Tuesday, October 27, 2009

Class #8 (Homework for 11/3)

Here is the famous "Crying Indian" video, if you want to watch it with the music. For an example of the "anti-racism as a maneuver to establish sophistication or superiority" theory I gave, see here. I should say that I support the political views of the speaker, but I think the way she presents her views indicates an elitist attitude that has a very loose relation to anti-racism. (Note on second video: "Redneck" is an insult that means a rural or uncultured person.

Reading: Red Jacket (214-16), Tecumseh (216-18), Apess (482-88), Black Hawk (570-74), Boudinot (577-80), Emerson (585-88)

Tady, Ted, Teresa, Ting Ju, Vincent, Viola, Winnie

Sharon = 71. Indicate several of the techniques Red Jacket uses to gain control of the "means of representation" in English. Would any of these be relevant to Taiwanese aboriginal groups writing in Mandarin?
Sherry = 72. Indicate several of the techniques Tecumseh uses to establish a "Pan-Indian" rhetoric.
Would any of these be relevant to Taiwanese aboriginal groups?
Sydney = 73. The Norton editors tell us that Apess' "Indian's Looking Glass" has unusual stylistic features which make it more like an oration than an essay. Indicate some of them. Then, discuss how Apess challenges the opposition of "black" and "white" that he finds at the core of the English language.
Tracy = 74. Would you say Apess' position is closer to that of cultural separationists like Pontiac, Red Jacket, Tecumseh, and Black Hawk, or that of cultural assimilationists like Occam and Boudinot? Give evidence for both views of him.
Zoe = 75. Give evidence to support Schmitz's claim (quoted on 571) that Black Hawk's autobiography is "a Sauk history advocating a Sauk politics."
Ken = 76. Why is the Cherokee Phoenix published in two languages? What does Boudinot mean when he says it is a "national newspaper"? And what is the meaning of the title?
Meg = 77. Why do you think Emerson considers the letter to Van Buren a "scream" or "shriek" (586) that "oversteps the bounds of decorum" (587) with a "burlesque character" (588), instead of a "thesis" (586)? Give evidence from the letter.
Natalie = 78. Why do you suppose that the literary style of Indian writers like Occam, Apess, and Boudinot stay more closely to the precise or "neoclassical" style of writers like Hamilton, Jefferson, and Franklin, rather than reflecting the more imaginative or "romantic" style of writers like Emerson, Thoreau, and Hawthorne?


  1. This is Ken, and I am assigned to answer Q76.

    I will answer the question backwardly based on the concreteness of the evidence. Phoenix is the well-known myth creature that can resurrect from the ashes. Boudinot apply this title to hope that “all the Indian tribes of America shall arise, Phoenix like, from their ashes.” (580)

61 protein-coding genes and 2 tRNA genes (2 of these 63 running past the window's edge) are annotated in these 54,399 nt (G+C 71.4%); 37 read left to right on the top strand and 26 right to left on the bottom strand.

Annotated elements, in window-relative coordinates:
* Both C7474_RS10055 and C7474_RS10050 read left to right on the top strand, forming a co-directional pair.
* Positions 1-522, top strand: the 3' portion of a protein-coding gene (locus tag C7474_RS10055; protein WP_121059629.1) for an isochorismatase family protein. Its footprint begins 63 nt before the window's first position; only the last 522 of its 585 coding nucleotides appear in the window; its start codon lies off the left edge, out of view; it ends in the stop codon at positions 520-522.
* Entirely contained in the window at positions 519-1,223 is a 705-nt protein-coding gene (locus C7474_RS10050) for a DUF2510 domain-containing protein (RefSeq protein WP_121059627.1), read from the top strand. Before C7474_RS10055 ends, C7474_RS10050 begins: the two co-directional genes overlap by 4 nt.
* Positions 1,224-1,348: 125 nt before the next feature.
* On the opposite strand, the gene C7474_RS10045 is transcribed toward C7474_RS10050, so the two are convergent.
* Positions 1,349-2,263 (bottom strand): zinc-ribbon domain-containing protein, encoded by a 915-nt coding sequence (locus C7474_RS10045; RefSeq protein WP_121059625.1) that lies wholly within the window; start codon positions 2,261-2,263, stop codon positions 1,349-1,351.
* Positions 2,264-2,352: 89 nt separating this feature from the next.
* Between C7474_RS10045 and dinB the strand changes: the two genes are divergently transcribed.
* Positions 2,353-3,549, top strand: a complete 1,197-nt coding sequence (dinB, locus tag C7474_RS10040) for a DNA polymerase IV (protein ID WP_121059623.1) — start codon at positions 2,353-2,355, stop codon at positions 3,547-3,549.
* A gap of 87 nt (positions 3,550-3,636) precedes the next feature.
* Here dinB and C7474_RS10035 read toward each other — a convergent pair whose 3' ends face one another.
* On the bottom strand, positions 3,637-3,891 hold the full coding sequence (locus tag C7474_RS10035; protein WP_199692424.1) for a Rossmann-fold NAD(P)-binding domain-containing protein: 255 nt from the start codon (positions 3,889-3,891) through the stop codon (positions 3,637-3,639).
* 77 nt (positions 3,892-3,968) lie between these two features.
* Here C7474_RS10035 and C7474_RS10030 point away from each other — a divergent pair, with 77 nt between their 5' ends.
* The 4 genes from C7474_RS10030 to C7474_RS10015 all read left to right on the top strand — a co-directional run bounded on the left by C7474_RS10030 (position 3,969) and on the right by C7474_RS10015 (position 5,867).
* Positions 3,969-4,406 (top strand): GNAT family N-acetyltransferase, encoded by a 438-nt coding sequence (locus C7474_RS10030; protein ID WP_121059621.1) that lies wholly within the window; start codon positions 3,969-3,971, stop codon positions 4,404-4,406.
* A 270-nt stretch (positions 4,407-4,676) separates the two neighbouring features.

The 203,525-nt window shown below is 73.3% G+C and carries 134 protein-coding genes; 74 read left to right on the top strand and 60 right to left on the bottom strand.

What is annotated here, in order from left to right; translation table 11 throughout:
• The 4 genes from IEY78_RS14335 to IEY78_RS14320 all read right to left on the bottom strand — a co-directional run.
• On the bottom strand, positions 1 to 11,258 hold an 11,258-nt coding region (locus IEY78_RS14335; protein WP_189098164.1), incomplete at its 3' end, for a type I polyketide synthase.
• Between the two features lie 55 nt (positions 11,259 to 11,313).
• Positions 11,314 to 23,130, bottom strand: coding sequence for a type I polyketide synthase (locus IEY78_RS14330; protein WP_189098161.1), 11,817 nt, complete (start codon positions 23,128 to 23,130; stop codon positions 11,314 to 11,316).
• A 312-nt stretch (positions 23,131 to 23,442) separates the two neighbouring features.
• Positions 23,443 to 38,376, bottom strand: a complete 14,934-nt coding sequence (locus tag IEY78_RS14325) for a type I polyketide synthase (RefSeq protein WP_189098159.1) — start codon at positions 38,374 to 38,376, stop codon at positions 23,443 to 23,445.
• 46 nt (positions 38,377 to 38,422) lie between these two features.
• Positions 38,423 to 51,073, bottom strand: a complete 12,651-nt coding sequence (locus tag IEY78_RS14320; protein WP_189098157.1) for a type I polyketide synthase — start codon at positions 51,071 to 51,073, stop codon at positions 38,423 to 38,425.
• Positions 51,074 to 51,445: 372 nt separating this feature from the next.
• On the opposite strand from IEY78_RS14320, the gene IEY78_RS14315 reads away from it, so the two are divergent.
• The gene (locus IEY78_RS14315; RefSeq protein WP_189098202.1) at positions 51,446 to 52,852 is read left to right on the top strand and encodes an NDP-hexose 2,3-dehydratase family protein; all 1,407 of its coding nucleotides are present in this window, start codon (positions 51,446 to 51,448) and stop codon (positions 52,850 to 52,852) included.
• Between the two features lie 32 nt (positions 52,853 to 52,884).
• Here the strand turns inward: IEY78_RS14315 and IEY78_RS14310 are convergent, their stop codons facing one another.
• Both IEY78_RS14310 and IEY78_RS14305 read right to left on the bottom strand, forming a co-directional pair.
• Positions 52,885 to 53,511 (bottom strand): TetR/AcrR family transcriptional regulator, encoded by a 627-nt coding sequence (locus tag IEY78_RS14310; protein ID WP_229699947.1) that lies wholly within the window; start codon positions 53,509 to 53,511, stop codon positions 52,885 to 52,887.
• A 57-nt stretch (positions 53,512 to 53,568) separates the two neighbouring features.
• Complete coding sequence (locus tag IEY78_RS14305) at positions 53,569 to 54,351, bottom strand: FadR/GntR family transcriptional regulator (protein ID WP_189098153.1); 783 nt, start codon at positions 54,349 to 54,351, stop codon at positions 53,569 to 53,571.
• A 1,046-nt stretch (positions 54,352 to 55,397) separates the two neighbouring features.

Secondly, I think the “national newspaper” does not apply the same meaning of the modern term “national newspaper.” Boudinot uses this term “national” in a sense of group justification. By doing so, the word “national“does not mean the America as a whole or any state but the “Cherokee nation” as he states frankly in the essay that the design of this paper, which is, the benefit of the Cherokees. (578)
    Finally, because of Boudinot’s family background and education makes him capable of understanding the information from white people clearly, they can bridge both Cherokee people and whites together. Other than mutual communication purpose, I think bilingual publication can also be regarded as a mean of educational apparatus for Cherokee Indians to become “progressive” by reading the newspaper which their own Indian language and English are presented simultaneously. Additionally, in my opinion, the bilingual publication of Cherokee Phoenix represents a hybrid identity of The Fourth Estate in both Cherokee and white society.

  2. Modern Cherokee Phoenix online version

  3. This is Tracy who is in charge of the Question 74.

    I think Apess’ position is somewhere between the separationists and the cultural assimilationists. From the perspective of religion, Apess, as well as Boudinot and Occam, all converted to Christianity; also, as pious believers, they all refer to the Christian God as their final judgment rather than the traditional God in American aboriginal religion. However, I think Apess still has some differences between Boudinot and Occam. He is not totally like Boudinot, a benevolent peace-lover who says that“we sincerely hope, this public disclosure [Cherokee Phoenix] will save us from the severe criticisms.”(578).

    On the contrary, he took advantage of the doctrines of God(the Bible) and the sayings of the Christian Saints ironically accusing the white men. The rhetorical questions which Apess constantly used in his article represents the extremely sharp and ironical controversy between the deeds of the white and their religion’s teaching, and the position contrast between aboriginals and the white men.

    Nevertheless, Apess is still a little different from the separationists like Pontiac, Red Jacket, Tecumseh, and Black Hawk. These four writers all refer to their traditional God(The Great Spirit) as their judgment. And by the separation of religion, they also separate themselves from the white and appeal to other aboriginal people to unite together to defense or protect themselves.

  4. This is Meg, I am goign to answer question 77.